The Essential Question that guided our projects’ focus was:
What sets theater apart from other art forms as a way to communicate ideas and concepts to the wider world?
ISF takes students on a dramatic journey that we hope will: 1) increase and foster their knowledge and familiarity with theater, 2) promote critical thinking about drama and the art of storytelling, 3) encourage further study of theater, and 4) help kids develop an interest in presenting dramatic works and/or cultivating a lifelong desire to experience more of it.
The actors asked the students questions that were tailored to the themes and messages inside each production to help them understand how to breakdown the language of theater and how the stage is used to tell stories and transform audiences in the telling of these tales. For example, with Sword Song: A New Arthurian Legend, the students were asked questions like: “What makes a good leader?” Kids excitedly answered with everything from “Being a good listener” and “Being strong” to “Including everyone” and “Being kind.” They were also asked, “What makes a good friend?” Interestingly, many of the answers were the same for both these questions.
With Richard II, the students were asked several hard questions along the way, “Why do you think Richard is motivated to do what he does? Secondly, “Given new information coming forward about the real-life Richard III, why do you think Shakespeare chose to portray him the way he did?” Thirdly, “Why does Anne, first hate him and then agree to marry him?” and finally, “Which character do you relate to the most?” just to name a few.
At the conclusion of the project, students responded to questions related to the identified Standards:
We received many responses in surveys, letters directly to the office, and in post-show questions.
Shakespearience students answered questions like, “What is different about watching vs. reading a play?”:
“When you read a play, it is easier to understand the chain of events, but if you watch one, the reactions of the characters are clear and understandable to you.”
-7th grader, Malad Middle School
Or “Which character did you relate to the most?”:
“I always relate to the bad guy (Richard). I am a selfish person who thinks about me. In some cases, I am just hard-headed and think I am right about everything and that things should go my way. But that does not mean I act on it. I still do my best to be the best me I can be. That is my difference.”
–12th grader, New Plymouth High school
“I related to Anne the most because I understand being conflicted about certain decisions, and the feeling when you know both choices aren’t exactly right.”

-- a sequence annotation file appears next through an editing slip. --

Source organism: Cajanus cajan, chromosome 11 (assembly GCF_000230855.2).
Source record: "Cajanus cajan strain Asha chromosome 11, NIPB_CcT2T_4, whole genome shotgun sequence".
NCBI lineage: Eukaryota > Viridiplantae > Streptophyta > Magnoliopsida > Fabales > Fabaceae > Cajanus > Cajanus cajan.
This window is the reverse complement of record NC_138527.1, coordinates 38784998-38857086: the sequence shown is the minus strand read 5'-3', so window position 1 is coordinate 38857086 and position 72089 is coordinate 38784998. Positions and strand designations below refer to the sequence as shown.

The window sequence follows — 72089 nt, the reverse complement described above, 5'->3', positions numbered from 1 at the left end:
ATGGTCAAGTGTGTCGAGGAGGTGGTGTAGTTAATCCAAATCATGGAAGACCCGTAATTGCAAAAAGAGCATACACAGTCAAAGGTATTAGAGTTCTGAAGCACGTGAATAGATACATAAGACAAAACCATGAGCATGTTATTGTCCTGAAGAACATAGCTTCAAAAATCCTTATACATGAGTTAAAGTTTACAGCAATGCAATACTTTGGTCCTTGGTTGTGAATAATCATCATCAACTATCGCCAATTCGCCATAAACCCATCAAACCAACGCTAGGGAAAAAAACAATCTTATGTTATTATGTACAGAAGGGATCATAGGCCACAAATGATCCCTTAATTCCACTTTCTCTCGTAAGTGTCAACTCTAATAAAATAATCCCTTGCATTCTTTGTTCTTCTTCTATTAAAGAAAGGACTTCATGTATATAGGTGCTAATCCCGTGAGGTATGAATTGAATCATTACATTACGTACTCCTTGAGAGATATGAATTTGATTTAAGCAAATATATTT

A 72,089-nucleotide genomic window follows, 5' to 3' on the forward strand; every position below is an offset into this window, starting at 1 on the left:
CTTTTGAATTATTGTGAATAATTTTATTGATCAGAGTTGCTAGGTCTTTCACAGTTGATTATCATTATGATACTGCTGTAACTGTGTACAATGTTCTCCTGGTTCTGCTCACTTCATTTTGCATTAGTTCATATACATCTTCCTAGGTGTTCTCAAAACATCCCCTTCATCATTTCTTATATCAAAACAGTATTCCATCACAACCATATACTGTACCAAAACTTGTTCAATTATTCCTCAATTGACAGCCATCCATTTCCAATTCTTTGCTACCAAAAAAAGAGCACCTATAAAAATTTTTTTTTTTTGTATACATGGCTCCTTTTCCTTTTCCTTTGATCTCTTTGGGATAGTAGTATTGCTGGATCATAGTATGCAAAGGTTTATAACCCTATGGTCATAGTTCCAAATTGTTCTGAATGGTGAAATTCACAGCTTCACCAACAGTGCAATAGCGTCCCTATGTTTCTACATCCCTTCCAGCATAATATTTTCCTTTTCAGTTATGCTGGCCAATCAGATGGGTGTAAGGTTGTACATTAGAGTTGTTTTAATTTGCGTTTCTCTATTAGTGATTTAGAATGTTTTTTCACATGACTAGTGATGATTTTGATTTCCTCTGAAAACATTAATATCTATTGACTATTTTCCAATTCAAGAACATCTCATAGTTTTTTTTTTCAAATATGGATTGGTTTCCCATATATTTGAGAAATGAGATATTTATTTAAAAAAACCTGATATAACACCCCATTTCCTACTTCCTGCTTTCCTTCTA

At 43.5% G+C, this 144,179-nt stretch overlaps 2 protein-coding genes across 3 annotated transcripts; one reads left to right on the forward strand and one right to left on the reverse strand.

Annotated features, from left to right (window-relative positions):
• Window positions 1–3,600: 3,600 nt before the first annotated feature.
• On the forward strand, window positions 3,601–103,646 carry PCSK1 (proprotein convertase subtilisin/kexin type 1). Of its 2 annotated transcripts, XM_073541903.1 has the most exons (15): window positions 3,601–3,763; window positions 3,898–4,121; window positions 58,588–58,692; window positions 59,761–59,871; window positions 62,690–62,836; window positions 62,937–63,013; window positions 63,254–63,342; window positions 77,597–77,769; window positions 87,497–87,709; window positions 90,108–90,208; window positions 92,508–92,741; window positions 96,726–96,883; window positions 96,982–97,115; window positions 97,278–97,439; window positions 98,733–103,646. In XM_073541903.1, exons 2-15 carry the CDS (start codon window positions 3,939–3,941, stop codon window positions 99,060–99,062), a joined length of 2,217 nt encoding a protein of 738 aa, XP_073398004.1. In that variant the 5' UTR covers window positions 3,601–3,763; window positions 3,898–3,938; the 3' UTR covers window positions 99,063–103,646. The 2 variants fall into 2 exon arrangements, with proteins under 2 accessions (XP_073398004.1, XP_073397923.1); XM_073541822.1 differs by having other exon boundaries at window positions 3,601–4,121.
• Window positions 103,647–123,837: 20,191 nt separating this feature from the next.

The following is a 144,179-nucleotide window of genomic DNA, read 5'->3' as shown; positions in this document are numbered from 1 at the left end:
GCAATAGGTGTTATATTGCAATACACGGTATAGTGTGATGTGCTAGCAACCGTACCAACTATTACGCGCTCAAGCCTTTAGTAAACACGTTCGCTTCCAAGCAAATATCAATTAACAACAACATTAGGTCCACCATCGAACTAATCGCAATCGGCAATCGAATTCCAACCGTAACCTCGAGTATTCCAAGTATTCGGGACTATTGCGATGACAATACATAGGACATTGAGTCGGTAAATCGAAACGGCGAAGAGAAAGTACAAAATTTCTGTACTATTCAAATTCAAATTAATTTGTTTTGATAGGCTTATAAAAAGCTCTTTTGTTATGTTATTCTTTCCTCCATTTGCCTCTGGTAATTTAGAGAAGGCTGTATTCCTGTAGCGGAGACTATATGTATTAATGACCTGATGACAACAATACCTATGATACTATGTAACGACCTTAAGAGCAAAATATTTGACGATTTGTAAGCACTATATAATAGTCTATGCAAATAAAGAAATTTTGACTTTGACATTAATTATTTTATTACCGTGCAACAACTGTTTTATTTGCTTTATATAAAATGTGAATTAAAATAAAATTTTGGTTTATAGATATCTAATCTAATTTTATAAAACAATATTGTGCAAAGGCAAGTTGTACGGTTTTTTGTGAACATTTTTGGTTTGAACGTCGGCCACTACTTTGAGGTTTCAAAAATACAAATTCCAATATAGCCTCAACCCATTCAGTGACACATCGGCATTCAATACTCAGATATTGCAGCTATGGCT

-8th grader, Malad Middle School
Or “What do you think motivates Richard to commit such evil acts?”:
“I think his hatred motivates him. I also think his loneliness motivates him. Everybody doesn’t love him or include him.”
-8th grader, Malad Middle School
The tours performed for students throughout the state and combined taught 30 workshops, performed 119 times for over 25,035 students and teachers while travelling around Idaho. Usually the tours reach over 50,000 each year, but unfortunately both were impacted by closures due to Covid-19.
ITY presented Song Song: A New Arthurian Legend. directed by Idaho Shakespeare Festival’s Director of Education, Veronica Von Tobel. This play was written by Dwayne Blackaller and was inspired by a real-life event involving Saga Vanecek, an 8-year-old Swedish-American girl, who discovers an ancient Viking sword while playing in a Swedish lake. In Sword Song, five young girls, each in a different part of the world, all find ancient swords. They meet each other through a chance encounter and while discussing their own individual stories, slowly realize their strengths, and that through those strengths, they have the ability to solve problems in their own lives and their own countries.
Shakespearience performed Richard III, one of the classic works of William Shakespeare, to secondary students throughout Idaho. This play centered on Richard, a man willing to do just about anything to become king and to keep his crown. Many are killed in this king’s quest to rule supremely, and it is the ultimate story of power corrupting those who seek it at any cost.
ISF recognizes that these performances are often the only time students in Idaho’s most rural locations see a play and we want to engage their hearts and imagination as they experience it.
ISF works to pick plays that have appeal with young audiences to inspire students to develop a love for theater or to think critically about the art form. We hear many positive comments like this one from teacher Jessica Mosley from Park Intermediate School in Weiser Idaho:
“The exposure to live theater, the connection with our standards, the creation of memorable events. I look forward to this every year. Thank you!!!”
Or from Amy Brownell with Westside Elementary in Payette, Idaho:
“Our students live in a 90% poverty-stricken town, many of these students have never been to a play, read King Author or been exposed to any kind of literature. Having you come to our schools and help to expose them in a different form then from a teacher, lets them see things that are possible.”
Or from students:
Thank you so much for coming. The play was super fun to watch and listen to, you are amazing actors.
12th Grader, New Plymouth High
“The actors were great. They really made it feel like, you were in that time and place of when the real thing happened. They all seemed very nice. and It was cool to get to know where they graduated and everything.”
9th grader, New Plymouth High
“I was very happy to watch and it inspired me to look into theater and to start looking maybe into a career path. I just loved it. Thank you so much for the chance to watch it.”
10th grader, New Plymouth High
“This performance was the first play I have seen with actual actors.”
11th grader, Huntington High